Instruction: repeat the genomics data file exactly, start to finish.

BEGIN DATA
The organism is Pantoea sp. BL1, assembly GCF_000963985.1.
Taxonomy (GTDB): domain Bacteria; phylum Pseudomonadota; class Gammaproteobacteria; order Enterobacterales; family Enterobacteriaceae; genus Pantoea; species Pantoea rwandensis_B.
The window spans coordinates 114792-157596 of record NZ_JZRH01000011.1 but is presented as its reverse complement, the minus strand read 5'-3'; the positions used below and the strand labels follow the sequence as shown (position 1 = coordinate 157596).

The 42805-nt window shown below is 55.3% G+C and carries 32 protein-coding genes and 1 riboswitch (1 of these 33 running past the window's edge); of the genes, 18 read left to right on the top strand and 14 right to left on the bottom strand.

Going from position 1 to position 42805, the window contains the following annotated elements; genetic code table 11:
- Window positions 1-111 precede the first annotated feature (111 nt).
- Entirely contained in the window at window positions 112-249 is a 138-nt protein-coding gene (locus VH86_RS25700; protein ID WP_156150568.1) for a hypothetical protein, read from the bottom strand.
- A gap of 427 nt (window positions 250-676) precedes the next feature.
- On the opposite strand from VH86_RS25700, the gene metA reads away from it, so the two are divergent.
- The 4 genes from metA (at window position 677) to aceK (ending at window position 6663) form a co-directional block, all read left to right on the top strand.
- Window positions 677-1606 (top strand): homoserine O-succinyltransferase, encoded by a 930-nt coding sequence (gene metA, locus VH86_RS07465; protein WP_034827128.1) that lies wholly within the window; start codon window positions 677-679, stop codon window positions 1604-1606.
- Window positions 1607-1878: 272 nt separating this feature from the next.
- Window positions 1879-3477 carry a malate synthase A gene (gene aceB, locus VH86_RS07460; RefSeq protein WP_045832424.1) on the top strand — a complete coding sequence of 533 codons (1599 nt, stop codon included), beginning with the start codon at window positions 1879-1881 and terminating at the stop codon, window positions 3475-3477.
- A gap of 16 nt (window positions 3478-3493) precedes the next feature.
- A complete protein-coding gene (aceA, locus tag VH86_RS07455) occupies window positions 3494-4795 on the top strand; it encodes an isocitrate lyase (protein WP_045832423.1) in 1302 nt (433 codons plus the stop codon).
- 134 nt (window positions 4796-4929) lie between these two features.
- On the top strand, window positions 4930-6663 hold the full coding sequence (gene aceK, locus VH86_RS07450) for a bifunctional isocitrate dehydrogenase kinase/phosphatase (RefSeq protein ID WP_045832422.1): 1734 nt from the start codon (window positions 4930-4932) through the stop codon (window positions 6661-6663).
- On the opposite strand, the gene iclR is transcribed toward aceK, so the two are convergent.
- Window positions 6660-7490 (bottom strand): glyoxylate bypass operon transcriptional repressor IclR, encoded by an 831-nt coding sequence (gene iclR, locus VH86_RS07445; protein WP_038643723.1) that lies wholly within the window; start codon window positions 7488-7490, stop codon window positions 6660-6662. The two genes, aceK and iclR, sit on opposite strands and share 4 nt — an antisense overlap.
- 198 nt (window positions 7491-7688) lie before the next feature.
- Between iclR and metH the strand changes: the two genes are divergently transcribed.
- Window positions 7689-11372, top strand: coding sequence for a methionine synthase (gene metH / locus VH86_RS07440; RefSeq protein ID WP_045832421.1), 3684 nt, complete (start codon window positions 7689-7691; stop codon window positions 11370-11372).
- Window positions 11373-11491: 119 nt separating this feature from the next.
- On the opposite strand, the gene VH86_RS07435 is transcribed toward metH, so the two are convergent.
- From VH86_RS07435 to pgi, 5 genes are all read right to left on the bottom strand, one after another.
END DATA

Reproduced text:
The organism is Pantoea sp. BL1, assembly GCF_000963985.1.
Taxonomy (GTDB): domain Bacteria; phylum Pseudomonadota; class Gammaproteobacteria; order Enterobacterales; family Enterobacteriaceae; genus Pantoea; species Pantoea rwandensis_B.
The window spans coordinates 114792-157596 of record NZ_JZRH01000011.1 but is presented as its reverse complement, the minus strand read 5'-3'; the positions used below and the strand labels follow the sequence as shown (position 1 = coordinate 157596).

The 42805-nt window shown below is 55.3% G+C and carries 32 protein-coding genes and 1 riboswitch (1 of these 33 running past the window's edge); of the genes, 18 read left to right on the top strand and 14 right to left on the bottom strand.

Going from position 1 to position 42805, the window contains the following annotated elements; genetic code table 11:
- Window positions 1-111 precede the first annotated feature (111 nt).
- Entirely contained in the window at window positions 112-249 is a 138-nt protein-coding gene (locus VH86_RS25700; protein ID WP_156150568.1) for a hypothetical protein, read from the bottom strand.
- A gap of 427 nt (window positions 250-676) precedes the next feature.
- On the opposite strand from VH86_RS25700, the gene metA reads away from it, so the two are divergent.
- The 4 genes from metA (at window position 677) to aceK (ending at window position 6663) form a co-directional block, all read left to right on the top strand.
- Window positions 677-1606 (top strand): homoserine O-succinyltransferase, encoded by a 930-nt coding sequence (gene metA, locus VH86_RS07465; protein WP_034827128.1) that lies wholly within the window; start codon window positions 677-679, stop codon window positions 1604-1606.
- Window positions 1607-1878: 272 nt separating this feature from the next.
- Window positions 1879-3477 carry a malate synthase A gene (gene aceB, locus VH86_RS07460; RefSeq protein WP_045832424.1) on the top strand — a complete coding sequence of 533 codons (1599 nt, stop codon included), beginning with the start codon at window positions 1879-1881 and terminating at the stop codon, window positions 3475-3477.
- A gap of 16 nt (window positions 3478-3493) precedes the next feature.
- A complete protein-coding gene (aceA, locus tag VH86_RS07455) occupies window positions 3494-4795 on the top strand; it encodes an isocitrate lyase (protein WP_045832423.1) in 1302 nt (433 codons plus the stop codon).
- 134 nt (window positions 4796-4929) lie between these two features.
- On the top strand, window positions 4930-6663 hold the full coding sequence (gene aceK, locus VH86_RS07450) for a bifunctional isocitrate dehydrogenase kinase/phosphatase (RefSeq protein ID WP_045832422.1): 1734 nt from the start codon (window positions 4930-4932) through the stop codon (window positions 6661-6663).
- On the opposite strand, the gene iclR is transcribed toward aceK, so the two are convergent.
- Window positions 6660-7490 (bottom strand): glyoxylate bypass operon transcriptional repressor IclR, encoded by an 831-nt coding sequence (gene iclR, locus VH86_RS07445; protein WP_038643723.1) that lies wholly within the window; start codon window positions 7488-7490, stop codon window positions 6660-6662. The two genes, aceK and iclR, sit on opposite strands and share 4 nt — an antisense overlap.
- 198 nt (window positions 7491-7688) lie before the next feature.
- Between iclR and metH the strand changes: the two genes are divergently transcribed.
- Window positions 7689-11372, top strand: coding sequence for a methionine synthase (gene metH / locus VH86_RS07440; RefSeq protein ID WP_045832421.1), 3684 nt, complete (start codon window positions 7689-7691; stop codon window positions 11370-11372).
- Window positions 11373-11491: 119 nt separating this feature from the next.
- On the opposite strand, the gene VH86_RS07435 is transcribed toward metH, so the two are convergent.
- From VH86_RS07435 to pgi, 5 genes are all read right to left on the bottom strand, one after another.